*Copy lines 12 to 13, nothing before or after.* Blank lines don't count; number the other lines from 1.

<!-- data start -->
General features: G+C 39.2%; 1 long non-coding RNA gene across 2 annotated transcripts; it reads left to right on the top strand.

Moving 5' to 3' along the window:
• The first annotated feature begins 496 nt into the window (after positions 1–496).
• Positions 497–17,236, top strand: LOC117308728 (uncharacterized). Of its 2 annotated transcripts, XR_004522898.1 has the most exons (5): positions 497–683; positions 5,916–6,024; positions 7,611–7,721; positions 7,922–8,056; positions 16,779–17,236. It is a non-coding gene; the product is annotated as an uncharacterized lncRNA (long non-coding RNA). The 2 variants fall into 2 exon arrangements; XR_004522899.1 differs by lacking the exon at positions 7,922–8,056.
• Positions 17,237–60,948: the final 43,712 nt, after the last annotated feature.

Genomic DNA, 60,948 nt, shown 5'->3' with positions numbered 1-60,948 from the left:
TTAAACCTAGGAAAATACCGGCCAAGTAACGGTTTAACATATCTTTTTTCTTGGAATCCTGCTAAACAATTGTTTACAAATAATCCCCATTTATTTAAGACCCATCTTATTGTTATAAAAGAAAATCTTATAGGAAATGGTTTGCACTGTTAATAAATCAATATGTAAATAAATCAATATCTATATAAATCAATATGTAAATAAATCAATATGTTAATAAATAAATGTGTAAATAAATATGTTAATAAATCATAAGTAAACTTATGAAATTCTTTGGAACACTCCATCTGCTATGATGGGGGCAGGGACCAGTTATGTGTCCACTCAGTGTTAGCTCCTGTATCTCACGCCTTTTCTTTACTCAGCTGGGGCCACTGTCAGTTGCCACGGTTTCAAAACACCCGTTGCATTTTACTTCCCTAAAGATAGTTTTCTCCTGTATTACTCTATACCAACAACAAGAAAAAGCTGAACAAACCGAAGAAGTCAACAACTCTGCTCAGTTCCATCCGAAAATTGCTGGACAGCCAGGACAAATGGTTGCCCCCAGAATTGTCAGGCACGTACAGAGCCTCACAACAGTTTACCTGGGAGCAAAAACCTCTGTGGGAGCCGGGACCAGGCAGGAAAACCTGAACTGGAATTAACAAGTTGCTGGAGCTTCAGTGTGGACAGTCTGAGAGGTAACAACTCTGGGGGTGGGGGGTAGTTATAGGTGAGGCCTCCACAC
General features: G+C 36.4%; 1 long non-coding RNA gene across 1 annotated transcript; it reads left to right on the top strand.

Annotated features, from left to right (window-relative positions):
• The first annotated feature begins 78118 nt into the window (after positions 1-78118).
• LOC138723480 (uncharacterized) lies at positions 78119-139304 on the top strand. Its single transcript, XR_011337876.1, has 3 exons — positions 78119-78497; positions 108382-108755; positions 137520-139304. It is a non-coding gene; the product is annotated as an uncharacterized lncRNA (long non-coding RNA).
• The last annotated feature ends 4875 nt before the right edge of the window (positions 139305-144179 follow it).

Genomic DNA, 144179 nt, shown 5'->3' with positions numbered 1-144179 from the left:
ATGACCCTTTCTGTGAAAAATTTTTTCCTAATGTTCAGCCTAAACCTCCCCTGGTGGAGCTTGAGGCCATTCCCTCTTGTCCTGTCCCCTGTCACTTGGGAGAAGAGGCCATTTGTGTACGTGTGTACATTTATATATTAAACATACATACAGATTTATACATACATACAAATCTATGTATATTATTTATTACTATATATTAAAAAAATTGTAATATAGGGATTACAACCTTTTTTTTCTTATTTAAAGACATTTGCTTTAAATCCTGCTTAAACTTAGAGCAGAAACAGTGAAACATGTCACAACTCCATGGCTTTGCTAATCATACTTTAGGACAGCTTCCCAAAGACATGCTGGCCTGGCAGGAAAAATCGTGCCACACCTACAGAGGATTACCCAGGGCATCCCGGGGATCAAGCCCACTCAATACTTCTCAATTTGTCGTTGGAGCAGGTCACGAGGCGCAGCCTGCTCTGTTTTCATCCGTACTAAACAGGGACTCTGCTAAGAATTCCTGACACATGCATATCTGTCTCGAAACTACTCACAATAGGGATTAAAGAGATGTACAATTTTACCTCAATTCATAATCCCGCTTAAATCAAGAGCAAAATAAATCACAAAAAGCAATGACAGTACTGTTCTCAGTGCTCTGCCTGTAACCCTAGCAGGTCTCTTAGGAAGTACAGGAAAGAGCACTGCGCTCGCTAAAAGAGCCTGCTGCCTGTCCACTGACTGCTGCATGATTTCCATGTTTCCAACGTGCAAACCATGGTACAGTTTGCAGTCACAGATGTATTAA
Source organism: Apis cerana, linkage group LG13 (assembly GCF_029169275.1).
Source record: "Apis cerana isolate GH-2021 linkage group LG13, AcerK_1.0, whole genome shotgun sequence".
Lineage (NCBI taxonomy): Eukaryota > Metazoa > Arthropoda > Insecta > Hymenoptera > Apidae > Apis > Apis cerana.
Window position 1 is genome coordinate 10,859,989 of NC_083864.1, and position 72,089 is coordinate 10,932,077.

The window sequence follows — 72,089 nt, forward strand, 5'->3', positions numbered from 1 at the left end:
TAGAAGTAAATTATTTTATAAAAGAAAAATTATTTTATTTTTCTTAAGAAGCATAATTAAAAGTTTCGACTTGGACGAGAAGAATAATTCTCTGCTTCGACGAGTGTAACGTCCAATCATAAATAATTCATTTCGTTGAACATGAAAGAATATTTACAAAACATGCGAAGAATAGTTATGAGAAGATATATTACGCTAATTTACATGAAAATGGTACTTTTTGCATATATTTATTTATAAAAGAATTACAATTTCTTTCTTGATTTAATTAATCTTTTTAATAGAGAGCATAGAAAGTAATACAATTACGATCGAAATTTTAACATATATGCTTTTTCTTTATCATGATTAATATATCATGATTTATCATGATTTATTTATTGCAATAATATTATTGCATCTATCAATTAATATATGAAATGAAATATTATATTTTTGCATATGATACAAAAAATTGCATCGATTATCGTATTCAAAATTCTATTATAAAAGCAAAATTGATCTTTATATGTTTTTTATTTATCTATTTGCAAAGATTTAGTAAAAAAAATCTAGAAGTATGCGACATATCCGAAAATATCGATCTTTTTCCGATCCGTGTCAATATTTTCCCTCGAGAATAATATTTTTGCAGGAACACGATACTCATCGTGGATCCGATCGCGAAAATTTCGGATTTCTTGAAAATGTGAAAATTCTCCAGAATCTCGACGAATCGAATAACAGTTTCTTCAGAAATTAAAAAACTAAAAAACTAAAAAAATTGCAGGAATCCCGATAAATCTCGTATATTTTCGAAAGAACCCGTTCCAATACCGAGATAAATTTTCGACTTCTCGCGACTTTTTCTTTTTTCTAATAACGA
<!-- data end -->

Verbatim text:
• The last annotated feature ends 4875 nt before the right edge of the window (positions 139305-144179 follow it).

Genomic DNA, 144179 nt, shown 5'->3' with positions numbered 1-144179 from the left: